Online-Shopping Scams to Watch Out For; Five data recovery utilities; Holiday Tech Gifts for Men; Xbox One Kinect sees through your clothes; The rise of the Chromebook; Hacking for Fun and (Not) Profit; SpringPublisher 4.0 (Free); Protect Privacy on Public Wi-Fi; A website for women scorned; 11 games worth revisiting; iPad Air explodes.
Tin foil hats need to come back in style if we’re to save our privacy – We laughed at the tin foil nutters, called them crazy, but now that it’s been found that the US is spying on everyone, of course they’re nowhere in sight now that we need them.
10 Excellent Holiday Tech Gifts for Men – Need holiday shopping inspiration? These fun tech gift picks for the guys in your life strike the perfect balance between useful and thoughtful.
Five data recovery utilities – I’ve lost count of the number of times over the years that I have had friends, family, and even clients contact me because a hard disk failed and no backup of the data exists. In these types of situations the only option is often to use a data recovery utility to try to get back some of the data. This article discusses five such utilities.
Yes, Xbox One Kinect can see you through your clothes – Anything that would stick out and affect your clothing in some way can be seen with the Kinect camera. If you take a look at the video from Microsoft’s research group on the new Kinect sensor, you can see it’s really not at all difficult to make out a penis. Depending on the type of clothing, this same effect would be present for breasts.
How to Protect Your Privacy on Public Wi-Fi Networks – Working unsecured on a public hotspot could get you into trouble. To find out just what the risks were, we consulted Con Mallon, a mobility expert with Symantec. There are three major ways these free, open hotspots could get you into trouble, he explains.
Open pages in Chrome as panels with PIP Viewer extension – It’s a great way to dock your Facebook news feed, Twitter feed, or a YouTube video, whether you are keeping an eye on a TED talk or a Cleveland Browns game from the mid-1980’s when Bernie Kosar was at the height of his powers.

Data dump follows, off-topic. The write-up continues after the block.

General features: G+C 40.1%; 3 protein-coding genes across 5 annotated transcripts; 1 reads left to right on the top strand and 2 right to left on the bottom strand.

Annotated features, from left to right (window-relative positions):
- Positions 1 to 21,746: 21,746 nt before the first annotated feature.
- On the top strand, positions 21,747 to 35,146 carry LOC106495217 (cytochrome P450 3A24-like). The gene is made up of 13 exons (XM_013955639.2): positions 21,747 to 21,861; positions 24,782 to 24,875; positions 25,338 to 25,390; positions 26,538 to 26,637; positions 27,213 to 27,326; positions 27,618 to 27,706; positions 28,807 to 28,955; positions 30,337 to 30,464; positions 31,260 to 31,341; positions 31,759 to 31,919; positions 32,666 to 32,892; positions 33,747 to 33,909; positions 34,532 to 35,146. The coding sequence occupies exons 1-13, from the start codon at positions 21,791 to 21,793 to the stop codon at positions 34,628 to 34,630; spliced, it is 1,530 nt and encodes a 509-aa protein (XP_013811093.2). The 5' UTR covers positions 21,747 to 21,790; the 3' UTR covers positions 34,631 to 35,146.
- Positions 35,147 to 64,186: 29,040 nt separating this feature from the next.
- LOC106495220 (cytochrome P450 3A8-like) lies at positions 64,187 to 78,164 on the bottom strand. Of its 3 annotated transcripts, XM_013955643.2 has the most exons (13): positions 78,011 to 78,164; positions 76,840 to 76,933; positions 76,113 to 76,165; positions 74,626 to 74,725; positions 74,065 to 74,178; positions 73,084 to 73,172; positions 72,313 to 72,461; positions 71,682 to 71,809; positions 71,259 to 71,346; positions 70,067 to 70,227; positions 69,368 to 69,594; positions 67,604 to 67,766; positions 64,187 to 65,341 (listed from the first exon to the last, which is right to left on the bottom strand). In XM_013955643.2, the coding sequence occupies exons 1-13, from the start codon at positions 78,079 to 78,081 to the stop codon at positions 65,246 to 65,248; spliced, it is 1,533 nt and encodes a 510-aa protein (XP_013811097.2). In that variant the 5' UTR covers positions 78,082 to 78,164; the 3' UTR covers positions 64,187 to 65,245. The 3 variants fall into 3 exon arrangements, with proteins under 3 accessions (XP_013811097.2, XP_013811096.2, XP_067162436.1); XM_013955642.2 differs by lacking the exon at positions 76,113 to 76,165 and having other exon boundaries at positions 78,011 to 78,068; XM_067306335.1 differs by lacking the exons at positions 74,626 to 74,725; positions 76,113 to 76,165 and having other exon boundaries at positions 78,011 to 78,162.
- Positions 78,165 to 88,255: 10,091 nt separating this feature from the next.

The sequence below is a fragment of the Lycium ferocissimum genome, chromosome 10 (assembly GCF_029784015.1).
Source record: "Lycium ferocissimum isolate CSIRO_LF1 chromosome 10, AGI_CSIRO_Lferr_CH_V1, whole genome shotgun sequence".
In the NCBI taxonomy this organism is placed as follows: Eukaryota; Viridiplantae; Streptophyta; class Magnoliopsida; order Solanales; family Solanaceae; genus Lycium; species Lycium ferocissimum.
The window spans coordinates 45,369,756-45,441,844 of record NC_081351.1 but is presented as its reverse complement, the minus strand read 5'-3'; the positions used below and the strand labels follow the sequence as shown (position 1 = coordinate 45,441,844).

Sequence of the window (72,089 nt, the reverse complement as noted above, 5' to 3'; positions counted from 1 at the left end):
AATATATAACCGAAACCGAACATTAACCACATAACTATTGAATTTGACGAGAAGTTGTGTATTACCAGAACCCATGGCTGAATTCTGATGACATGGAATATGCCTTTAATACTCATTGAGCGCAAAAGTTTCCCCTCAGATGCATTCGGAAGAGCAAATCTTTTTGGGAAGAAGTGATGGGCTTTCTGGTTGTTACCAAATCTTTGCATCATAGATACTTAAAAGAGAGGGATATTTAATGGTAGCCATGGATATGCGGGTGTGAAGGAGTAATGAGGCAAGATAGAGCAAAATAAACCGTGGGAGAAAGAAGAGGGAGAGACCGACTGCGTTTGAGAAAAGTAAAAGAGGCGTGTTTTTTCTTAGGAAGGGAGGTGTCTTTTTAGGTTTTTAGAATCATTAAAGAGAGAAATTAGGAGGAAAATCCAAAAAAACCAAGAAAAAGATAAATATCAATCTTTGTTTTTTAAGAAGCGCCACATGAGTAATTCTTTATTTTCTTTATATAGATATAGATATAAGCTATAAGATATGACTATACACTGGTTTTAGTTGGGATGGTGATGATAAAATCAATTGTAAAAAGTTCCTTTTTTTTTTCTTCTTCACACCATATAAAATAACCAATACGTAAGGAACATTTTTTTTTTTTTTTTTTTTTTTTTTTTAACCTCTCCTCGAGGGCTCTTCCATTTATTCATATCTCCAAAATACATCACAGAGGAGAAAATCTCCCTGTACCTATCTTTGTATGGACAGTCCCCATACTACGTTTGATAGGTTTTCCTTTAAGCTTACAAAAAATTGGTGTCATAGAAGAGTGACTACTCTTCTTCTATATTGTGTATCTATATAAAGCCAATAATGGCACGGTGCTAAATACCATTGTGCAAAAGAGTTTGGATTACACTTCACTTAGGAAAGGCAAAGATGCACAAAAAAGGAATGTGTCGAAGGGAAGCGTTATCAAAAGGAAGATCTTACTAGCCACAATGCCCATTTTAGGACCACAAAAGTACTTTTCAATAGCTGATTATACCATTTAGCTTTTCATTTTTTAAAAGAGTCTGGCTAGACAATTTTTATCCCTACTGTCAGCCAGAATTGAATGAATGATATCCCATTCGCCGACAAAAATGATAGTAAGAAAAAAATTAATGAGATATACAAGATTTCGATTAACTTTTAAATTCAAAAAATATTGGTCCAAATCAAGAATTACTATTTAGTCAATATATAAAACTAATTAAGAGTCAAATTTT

Beehive ID advises who’s real and who’s an Internet fake – Dear Internet bots and sockpuppets: Your days are numbered, because the Beehive ID service is out to spot the frauds online.
Microsoft releases Windows 8.1 patch to fix mouse lag while gaming – Microsoft has now released a patch for Windows 8.1 that is supposed to fix an issue that was causing a great amount of lag in some mice products while playing certain games.
Street lights to spy on everything that happens in Vegas? – What happens in Vegas stays with the authorities? Las Vegas is installing Intellistreets, which are street lights that have many talents — including the ability to record sound and shoot video.
Low-end laptops: The rise of the Chromebook – Experts say Chromebooks are the one segment of the PC market that’s growing while everything else shrinks.
Five tech strategies to help expand your small business – Even though your business is small, you still need to innovate in order to grow. Jack Wallen identifies five budget-friendly ways to do so.
Rental options in a post-Blockbuster world – Rest in peace, Blockbuster stores. Long live Redbox, libraries, streaming services, and other alternatives.
Meet Sense, 3D Systems’ Cheap, Dead-Simple 3D Scanner For The Masses – South Carolina-based 3D Systems just recently outed a cheapish, consumer-friendly scanner called the Sense, and I swung by Engadget’s Expand show in New York this weekend to see the thing in action. Here’s the TL;DR if you’re on a tight schedule: at $399 price is right and I came away awfully impressed with the little thing. And I do mean little, as 3D Systems concocted a portable affair that’s about the size of a small hardback or staple gun.
McDonald’s wants a 3D printer in every restaurant so they can print Happy Meal toys – McDonald’s IT director Mark Fabes says that the chain is thinking about putting a 3D printer in every restaurant so they can 3D print whichever Happy Meals toys a child wants.